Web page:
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TPS731: Product Idea: Better than a PTC Fuse or eFuse – a very low short-circuit current TPS731xx LDO part

Part Number: TPS731

Multiple times, my designs have had switched power lines leaving an enclosure, going to Load Cells, I2C sensors on cables, and the like. These items require just tens of milli-amps of 5V power.

But I’ve never found ideal short-circuit protection solution to work at such low currents (25mA to 50mA). If external power wires inadvertently get shorted, it might hiccup the power system, affecting the micro-controller.

PTC fuses have too much resistance. Few of them are good for low currents and trip currents are variable.

I feel that an ideal solution might be a Very Low Drop-Out Regulator, such as the TPS731xx, but with a much lower short circuit current (50mA).

As such, the TPS731xx has a short circuit current far too high at 150mA to 300mA – that simply drags down everything on the 5V rail.

An ideal part for me would be a TPS731xx, with an output current of 35mA and a short circuit current of 50mA. Therefore, under short circuit conditions, a maximum of 50mA gets drawn - which won’t impact the main power supply.  

None of the eFuses appear to protect at these low currents (minimum appears to be 400mA).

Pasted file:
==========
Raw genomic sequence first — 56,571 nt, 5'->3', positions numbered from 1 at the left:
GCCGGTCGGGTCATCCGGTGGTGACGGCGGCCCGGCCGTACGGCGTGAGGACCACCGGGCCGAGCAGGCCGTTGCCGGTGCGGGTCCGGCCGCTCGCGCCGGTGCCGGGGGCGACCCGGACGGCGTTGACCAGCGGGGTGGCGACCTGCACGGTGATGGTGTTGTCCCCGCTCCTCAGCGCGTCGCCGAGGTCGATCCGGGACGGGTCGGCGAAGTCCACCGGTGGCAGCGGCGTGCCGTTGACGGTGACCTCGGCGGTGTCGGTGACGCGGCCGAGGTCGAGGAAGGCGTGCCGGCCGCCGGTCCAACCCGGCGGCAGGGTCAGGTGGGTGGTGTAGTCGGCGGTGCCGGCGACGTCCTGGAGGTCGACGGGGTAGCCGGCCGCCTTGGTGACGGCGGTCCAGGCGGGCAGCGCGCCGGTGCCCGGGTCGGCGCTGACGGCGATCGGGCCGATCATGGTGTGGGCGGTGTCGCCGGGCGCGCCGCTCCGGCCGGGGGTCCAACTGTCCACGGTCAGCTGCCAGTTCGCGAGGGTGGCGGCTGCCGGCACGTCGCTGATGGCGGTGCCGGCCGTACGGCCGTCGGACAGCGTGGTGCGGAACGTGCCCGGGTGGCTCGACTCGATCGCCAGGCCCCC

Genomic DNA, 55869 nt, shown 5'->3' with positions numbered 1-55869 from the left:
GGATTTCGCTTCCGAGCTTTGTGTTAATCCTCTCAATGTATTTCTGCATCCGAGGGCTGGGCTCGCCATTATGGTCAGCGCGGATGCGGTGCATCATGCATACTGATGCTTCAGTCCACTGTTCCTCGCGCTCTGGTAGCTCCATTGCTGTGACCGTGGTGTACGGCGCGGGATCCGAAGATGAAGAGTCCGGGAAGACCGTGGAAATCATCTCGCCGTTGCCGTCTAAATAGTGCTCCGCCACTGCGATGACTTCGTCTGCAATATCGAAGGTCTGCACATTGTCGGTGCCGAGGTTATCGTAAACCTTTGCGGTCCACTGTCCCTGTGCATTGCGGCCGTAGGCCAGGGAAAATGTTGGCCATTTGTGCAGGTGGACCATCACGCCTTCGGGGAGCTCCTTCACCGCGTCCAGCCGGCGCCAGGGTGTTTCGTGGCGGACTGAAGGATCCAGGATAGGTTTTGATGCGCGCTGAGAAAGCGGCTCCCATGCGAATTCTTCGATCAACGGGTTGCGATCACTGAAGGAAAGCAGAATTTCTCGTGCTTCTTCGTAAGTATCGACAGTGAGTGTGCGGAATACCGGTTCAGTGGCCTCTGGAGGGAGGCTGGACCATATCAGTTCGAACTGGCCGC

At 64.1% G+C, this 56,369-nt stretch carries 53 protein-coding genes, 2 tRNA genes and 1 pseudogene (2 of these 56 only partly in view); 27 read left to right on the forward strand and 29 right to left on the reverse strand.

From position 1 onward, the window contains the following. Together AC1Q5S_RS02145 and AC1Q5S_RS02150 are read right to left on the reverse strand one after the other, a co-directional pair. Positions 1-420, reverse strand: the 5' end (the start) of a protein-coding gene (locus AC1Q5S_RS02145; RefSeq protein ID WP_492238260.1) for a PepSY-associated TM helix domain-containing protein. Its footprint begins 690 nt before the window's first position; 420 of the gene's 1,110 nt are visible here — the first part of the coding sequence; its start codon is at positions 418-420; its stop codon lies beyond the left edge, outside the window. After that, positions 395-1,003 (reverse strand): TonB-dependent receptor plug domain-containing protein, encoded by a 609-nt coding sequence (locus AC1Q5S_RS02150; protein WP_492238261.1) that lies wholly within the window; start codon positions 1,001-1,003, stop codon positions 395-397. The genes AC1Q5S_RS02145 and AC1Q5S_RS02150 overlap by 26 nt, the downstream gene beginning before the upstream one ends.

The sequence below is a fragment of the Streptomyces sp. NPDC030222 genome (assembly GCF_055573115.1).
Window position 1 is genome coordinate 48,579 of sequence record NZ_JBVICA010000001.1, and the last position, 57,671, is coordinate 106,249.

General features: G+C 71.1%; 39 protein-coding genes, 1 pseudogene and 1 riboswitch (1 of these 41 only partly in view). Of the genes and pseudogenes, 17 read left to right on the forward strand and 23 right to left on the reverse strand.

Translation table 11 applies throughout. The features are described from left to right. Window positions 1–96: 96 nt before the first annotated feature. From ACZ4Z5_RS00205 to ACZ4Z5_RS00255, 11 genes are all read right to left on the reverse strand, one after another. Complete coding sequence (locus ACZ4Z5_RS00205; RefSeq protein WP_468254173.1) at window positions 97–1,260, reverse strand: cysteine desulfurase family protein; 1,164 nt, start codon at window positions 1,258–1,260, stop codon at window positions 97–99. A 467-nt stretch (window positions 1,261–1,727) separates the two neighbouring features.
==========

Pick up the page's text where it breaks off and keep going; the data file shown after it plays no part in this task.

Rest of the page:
Even better, the TPS731xx type part can also "switch" power - using the enable pin.

The other perfect feature is that it is a very low drop-out regulator. Having a low drop-out voltage of less than 50mV, means a 5V device can run off a 5V supply and still work properly.

Promote it as an Ultra low drop-out regulator, that can switch power and can act like a very low current PTC fuse – just far better than a PTC fuse solution.

Just take the TPS731xx design and reduce its current characteristics.

Could you please ask you product development people to have a think about this?


Peter Baxter

  • Hi Peter,

    We are reviewing your comments and will reply soon.  Please allow up to 2 business days for a reply.


    - Stephen

  • Hi Peter,

    I sent this information to our system engineering for consideration in future.  The issue with the current limit is that it is a protection circuit, which usually has a high tolerance.  A linear regulator, including the TPS731, would have to be designed to maintain lower than typical tolerance to meet this need.  It would require more than a current limit adjustment.

    If there is anything else I can assist with on the TPS731, please let me know.


    - Stephen